This year we have become Bee Guardians. A few weeks ago we took delivery of a batch of Red Mason bee cocoons.
Red Mason bees are excellent pollinators for fruit trees, as we have 5 apple and 2 pear cordon trees in the Friends’ Garden they should be great for helping our fruit crop. As the bees don’t sting , we are happy to work in the Garden alongside them.
The Red Mason bee is a solitary, aerial nesting bee. After mating each female bee builds her own nest, this may be in crumbling mortar joints in walls, hollow plant stems or even key holes. We have provided our bees with two artificial nests. These are small cardboard tubes held in short lengths of pipe mounted on poles in the sunniest part of the garden.
Last week some of our helpers placed the cocoons in the release boxes and now that the weather has warmed up the bees should start emerging from their cocoons.
Once she has chosen her nest site the female starts to build a cell using small balls of mud which she carries back to the nest. When the cell is ready she carries in pollen which has collected on hairs on her body when she visited flowers to feed on their nectar. She brushes off the pollen in the cell and lays an egg on top of it then seals the cell with more mud. Gradually she will fill the tube with more cells, when the last cell is complete she will leave a small gap then add a thicker mud wall to seal the cavity and help prevent predation of the eggs and larvae.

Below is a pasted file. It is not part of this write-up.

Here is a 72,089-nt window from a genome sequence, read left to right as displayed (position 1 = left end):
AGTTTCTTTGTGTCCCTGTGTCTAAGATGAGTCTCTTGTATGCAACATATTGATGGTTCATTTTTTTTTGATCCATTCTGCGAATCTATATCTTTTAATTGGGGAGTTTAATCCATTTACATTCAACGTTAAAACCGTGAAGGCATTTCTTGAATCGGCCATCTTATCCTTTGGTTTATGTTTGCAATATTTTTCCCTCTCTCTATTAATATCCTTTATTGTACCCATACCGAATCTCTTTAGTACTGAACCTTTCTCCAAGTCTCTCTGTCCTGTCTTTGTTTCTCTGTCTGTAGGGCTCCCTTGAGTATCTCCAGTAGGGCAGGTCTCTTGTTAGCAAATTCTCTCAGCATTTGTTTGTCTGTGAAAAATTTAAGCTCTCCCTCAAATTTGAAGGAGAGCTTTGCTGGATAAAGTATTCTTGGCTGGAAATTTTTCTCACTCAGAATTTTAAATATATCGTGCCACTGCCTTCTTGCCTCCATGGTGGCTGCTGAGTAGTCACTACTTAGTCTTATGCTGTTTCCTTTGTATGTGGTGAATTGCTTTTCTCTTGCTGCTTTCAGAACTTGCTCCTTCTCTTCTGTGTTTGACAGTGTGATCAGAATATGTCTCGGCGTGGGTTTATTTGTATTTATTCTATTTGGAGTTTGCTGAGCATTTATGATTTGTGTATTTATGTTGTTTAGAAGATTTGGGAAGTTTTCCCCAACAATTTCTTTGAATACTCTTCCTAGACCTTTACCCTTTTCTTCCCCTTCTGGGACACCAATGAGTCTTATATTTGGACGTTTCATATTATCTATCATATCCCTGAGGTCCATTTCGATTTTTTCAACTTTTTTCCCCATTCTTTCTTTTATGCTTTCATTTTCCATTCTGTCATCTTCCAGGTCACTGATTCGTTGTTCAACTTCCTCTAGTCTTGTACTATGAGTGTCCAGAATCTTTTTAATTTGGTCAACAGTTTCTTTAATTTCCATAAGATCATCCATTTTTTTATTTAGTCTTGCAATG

When the eggs hatch the larvae start to feed on the pollen and nectar in their cells, once they have consumed all the food they spin a cocoon and enter the pupal stage. The pupae develop into adult bees during the autumn and the bees overwinter in their cocoons until the following spring.
As Bee Guardians we will return our nest tubes to the supplier in late summer. The cocoons will be cleaned then stored in ideal conditions during the winter. Next March cocoons more will be sent to us and the cycle will start again.
Thanks to Dacorum Borough Council’s Clean Safe and Green team who financed our guardianship and installed the bee nests for us.
Jonathan Davis, the Water Garden’s head gardener and some enthusiastic helpers.